While gillnets are a principal concern, other types of nets also pose a problem: trawl nets, purse seines, beach seines, longline gear, and driftnets. Driftnets are known for high rates of bycatch and they affect all cetaceans and other marine species.[4] They are fatal for small toothed whales (Odontocetes) and sperm whales, as well as other marine mammals and fish such as sharks, sea birds and sea turtles. Many fisheries routinely use driftnets exceeding the EU size limit of 2.5 km/boat.[5] This illegal drift-netting is a major issue, especially in important feeding and breeding grounds for cetaceans.

However, the tuna industry has achieved successes in reversing cetacean bycatch trends. International recognition of the problem of cetacean bycatch in tuna fishing led to the Agreement on the International Dolphin Conservation Program in 1999 and overall there has been a dramatic reduction in death rates.[6] In particular, dolphin bycatch in tuna fishing in the East Tropical Pacific has dropped from 500,000 per year in 1970 to 100,000 per year in 1990 to 3,000 per year in 1999 to 1,000 per year in 2006.[7]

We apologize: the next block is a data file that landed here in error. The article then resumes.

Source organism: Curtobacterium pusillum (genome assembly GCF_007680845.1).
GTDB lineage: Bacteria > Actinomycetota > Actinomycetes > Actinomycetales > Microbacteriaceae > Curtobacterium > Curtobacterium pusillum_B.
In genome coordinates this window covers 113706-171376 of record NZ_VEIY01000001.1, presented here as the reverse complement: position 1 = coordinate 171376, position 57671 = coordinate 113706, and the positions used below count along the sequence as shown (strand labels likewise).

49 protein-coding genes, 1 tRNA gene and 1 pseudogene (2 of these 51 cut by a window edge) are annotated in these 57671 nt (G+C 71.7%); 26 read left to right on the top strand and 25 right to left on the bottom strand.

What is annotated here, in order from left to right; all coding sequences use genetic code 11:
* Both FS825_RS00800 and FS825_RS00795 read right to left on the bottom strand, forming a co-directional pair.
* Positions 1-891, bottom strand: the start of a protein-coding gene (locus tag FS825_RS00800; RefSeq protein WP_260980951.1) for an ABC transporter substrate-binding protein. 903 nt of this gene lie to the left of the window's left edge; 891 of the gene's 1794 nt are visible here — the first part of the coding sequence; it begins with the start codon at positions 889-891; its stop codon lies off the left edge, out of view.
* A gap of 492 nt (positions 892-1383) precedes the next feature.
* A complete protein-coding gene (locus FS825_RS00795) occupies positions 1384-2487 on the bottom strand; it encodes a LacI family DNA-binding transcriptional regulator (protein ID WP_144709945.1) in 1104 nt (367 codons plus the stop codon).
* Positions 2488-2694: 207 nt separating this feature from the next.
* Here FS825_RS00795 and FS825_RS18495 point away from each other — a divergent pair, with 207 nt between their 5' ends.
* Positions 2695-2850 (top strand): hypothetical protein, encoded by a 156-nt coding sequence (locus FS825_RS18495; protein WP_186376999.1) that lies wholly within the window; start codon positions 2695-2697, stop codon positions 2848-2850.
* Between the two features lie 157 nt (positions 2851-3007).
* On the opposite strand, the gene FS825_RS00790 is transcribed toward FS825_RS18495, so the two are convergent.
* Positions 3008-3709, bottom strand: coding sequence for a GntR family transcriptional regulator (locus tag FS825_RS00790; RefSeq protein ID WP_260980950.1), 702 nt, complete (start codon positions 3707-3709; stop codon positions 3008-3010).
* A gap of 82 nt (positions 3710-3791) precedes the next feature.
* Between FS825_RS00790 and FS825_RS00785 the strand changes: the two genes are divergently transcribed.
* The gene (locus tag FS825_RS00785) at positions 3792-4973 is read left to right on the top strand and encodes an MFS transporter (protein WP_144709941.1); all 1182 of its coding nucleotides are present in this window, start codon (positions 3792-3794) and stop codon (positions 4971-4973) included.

Cetaceans at risk

Bycatch is recognized as a primary threat to all cetaceans. The following cetaceans are at high risk for entanglement in gillnets:

Atlantic humpback dolphins

The Atlantic humpback dolphin (Sousa teuszii) is endemic to West Africa. Several stocks have been identified with numbers ranging from tens to a few hundred.[8] Abundance estimates are lacking. Gaps in the species range and hence distribution is evident. Bycatch is only documented in a few West African countries. Surveys and evaluations need to be conducted to determine the presence/ absence of humpback dolphins in their historical range. Conservation measures need to be implemented to save this species. Because many people live off the sea, it is not feasible to have complete gillnet closures. Some areas may be designated as off-limits to gillnet fisheries. Eco-tourism may be implemented successfully because of high species diversity.[8]